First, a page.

The Strange Case of Luis Posada Carriles
- In October, 1976, Posada masterminded the bombing of an Air Cubana flight from
to Barbados , killing all 73 people aboard. A few days before the bombing, a reliable CIA source heard Posada say, “[w]e are going to hit a Cuban airplane.” Cuba
- In 1998, Posada proudly told a New York Times reporter that he was responsible for a string of hotel bombings in
that killed an Italian businessman and wounded 11. “It is sad someone is dead,” he admitted. “But we can’t stop.” Havana
- In 2000, Posada was convicted in
of conspiring to assassinate Fidel Castro (he had 34 pounds of C-4 in his possession when he was arrested). He was pardoned in 2004 by the outgoing Panamanian president, Mireya Moscoso. Panama
At first, the State Department questioned whether Posada was actually in the country – adding that the charges against him “may be a completely manufactured issue.” The Department of Homeland Security only took Posada into custody in Miami after he held a series of public press conferences and a number of declassified CIA documents were released about his violent past (and his cozy relationship with the CIA), creating headlines around the world.
It’s not surprising, of course, that the
Still, Posada’s case is thick with irony – not least the glaring disparity between Bush’s tough talk about harboring terrorists and his administration’s kid-gloves treatment of Posada. Even more ironic, though, is the legal authority the immigration judge cited in defense of his refusal to extradite Posada to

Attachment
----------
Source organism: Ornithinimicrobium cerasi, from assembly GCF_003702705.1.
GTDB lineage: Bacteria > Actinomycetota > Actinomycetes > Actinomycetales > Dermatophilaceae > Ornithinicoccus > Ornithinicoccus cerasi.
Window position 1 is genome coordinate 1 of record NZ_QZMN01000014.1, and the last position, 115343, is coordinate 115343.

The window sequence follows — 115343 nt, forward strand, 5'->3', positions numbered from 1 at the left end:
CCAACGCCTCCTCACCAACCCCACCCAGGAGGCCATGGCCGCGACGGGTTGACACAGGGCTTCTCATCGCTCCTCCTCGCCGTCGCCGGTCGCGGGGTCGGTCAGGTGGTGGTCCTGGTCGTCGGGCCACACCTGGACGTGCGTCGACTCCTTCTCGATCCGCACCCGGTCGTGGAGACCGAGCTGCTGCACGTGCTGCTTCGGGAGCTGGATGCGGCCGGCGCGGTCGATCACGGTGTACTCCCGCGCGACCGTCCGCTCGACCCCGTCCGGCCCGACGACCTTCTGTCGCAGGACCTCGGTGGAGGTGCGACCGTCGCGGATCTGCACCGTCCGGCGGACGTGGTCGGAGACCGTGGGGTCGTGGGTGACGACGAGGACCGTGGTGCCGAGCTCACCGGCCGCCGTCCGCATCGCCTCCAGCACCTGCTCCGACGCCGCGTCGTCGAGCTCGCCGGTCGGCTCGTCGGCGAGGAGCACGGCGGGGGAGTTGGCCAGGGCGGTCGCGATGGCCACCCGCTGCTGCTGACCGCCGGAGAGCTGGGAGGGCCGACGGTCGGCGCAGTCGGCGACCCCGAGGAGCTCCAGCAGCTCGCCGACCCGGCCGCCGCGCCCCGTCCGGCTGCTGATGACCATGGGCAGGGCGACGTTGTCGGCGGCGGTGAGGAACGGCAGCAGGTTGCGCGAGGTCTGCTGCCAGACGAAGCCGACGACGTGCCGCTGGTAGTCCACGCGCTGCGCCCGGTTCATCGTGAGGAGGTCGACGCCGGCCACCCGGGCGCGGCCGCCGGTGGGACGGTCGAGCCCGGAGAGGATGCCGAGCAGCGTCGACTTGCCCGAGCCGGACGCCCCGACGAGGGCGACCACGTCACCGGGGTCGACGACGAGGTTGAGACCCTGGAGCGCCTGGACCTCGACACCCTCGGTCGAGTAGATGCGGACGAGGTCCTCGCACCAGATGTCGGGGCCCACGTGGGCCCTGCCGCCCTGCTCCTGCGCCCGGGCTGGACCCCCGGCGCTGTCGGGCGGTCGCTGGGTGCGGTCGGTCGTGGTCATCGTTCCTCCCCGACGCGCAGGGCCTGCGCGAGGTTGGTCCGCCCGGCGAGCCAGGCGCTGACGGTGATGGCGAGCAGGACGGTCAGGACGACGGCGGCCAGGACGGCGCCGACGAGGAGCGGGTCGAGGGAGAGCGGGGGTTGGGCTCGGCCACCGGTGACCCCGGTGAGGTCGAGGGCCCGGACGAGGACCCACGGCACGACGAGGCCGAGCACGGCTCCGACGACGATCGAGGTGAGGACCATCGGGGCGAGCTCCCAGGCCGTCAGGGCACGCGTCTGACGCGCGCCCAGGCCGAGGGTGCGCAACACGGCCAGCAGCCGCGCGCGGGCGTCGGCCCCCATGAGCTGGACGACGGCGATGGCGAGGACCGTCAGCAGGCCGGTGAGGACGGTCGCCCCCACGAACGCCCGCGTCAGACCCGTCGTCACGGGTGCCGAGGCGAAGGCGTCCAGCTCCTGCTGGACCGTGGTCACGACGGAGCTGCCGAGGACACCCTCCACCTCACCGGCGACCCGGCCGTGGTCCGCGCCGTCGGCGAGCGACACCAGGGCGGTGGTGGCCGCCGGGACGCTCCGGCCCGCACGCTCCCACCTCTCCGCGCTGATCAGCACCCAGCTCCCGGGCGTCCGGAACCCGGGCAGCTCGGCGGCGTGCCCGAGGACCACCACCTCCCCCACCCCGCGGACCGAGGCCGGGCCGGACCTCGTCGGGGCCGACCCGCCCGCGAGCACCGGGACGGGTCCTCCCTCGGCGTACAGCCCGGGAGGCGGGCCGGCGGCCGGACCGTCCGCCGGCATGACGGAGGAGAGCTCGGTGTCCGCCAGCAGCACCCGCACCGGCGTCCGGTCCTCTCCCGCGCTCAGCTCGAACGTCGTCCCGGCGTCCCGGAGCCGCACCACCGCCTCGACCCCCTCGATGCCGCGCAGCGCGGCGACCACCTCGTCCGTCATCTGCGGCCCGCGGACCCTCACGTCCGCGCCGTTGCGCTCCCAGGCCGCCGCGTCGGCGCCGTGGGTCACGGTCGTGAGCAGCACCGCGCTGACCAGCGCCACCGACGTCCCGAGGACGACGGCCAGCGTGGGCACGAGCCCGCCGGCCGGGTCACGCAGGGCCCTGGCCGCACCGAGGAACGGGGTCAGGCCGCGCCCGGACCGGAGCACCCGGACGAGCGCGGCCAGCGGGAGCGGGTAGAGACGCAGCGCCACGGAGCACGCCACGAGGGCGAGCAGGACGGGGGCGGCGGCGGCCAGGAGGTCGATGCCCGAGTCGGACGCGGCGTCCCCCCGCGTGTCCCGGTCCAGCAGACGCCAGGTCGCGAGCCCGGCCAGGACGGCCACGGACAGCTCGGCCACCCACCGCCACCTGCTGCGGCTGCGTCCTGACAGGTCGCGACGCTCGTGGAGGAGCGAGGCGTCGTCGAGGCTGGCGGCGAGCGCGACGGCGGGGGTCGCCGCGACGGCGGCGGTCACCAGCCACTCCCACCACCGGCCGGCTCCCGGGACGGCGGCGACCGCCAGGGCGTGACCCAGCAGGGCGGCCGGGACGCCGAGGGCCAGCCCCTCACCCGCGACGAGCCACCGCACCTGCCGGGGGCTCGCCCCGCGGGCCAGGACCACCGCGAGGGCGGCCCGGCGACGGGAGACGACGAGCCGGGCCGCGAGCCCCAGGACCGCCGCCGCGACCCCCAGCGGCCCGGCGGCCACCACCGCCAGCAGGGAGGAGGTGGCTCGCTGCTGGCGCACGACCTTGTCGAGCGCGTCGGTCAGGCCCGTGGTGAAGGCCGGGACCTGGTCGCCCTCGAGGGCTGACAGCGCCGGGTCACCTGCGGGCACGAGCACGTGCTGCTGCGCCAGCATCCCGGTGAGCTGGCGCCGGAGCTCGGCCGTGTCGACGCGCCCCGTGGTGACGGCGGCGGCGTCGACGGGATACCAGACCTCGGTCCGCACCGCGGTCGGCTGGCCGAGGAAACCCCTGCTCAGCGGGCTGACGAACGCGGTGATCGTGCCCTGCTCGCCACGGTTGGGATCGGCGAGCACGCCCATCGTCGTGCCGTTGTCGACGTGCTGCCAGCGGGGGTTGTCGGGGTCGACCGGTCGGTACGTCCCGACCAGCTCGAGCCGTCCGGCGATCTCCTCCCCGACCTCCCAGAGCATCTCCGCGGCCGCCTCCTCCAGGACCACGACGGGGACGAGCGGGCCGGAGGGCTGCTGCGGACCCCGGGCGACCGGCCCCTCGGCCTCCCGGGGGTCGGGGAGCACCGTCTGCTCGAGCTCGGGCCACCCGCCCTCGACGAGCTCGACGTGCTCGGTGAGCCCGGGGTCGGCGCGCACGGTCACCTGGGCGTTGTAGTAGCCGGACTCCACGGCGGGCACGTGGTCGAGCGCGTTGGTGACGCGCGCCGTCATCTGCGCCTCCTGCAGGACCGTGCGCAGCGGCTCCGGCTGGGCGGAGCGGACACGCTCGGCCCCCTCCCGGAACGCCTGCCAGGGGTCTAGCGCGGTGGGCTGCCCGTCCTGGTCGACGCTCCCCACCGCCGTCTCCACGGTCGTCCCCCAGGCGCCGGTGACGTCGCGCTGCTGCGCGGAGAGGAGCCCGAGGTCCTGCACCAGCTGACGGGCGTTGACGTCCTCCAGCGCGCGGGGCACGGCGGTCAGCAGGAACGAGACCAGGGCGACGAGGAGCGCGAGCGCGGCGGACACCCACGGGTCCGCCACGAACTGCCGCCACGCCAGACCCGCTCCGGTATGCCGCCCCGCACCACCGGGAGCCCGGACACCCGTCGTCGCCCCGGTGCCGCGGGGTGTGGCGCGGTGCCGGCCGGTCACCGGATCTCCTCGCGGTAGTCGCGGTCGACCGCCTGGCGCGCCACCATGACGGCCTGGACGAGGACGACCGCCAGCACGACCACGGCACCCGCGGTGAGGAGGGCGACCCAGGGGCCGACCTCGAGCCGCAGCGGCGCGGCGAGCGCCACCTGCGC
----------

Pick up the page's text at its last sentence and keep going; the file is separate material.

The CIA has regularly transferred detainees to countries in theUPDATE: A tip-of-the-hat is due to Michael Froomkin, who mentioned the case on his Discourse.net blog last month.
Middle East, including and Egypt , known to practice torture routinely. There are reportedly 100 to 150 cases of such “extraordinary renditions.” In one case, Maher Arar, a Syrian-born Canadian in transit in Syria , was detained by New York authorities and sent to U.S. . He was released without charge from Syrian custody ten months later and has described repeated torture, often with cables and electrical cords. In another case, a Syria government-leased airplane transported two Egyptian suspects who were blindfolded, hooded, drugged, and diapered by hooded operatives, from U.S. to Sweden . There the two men were held incommunicado for five weeks and have given detailed accounts of the torture they suffered (e.g. electric shocks), including in Egypt ’s notorious Tora prison. In a third case, Mamdouh Habib, an Egyptian-born Australian in American custody, was transported from Cairo to Pakistan to Afghanistan to Egypt . Now back home in Guantánamo Bay , Habib alleges that he was tortured during his six months in Australia with beatings and electric shocks, and hung from the walls by hooks. Egypt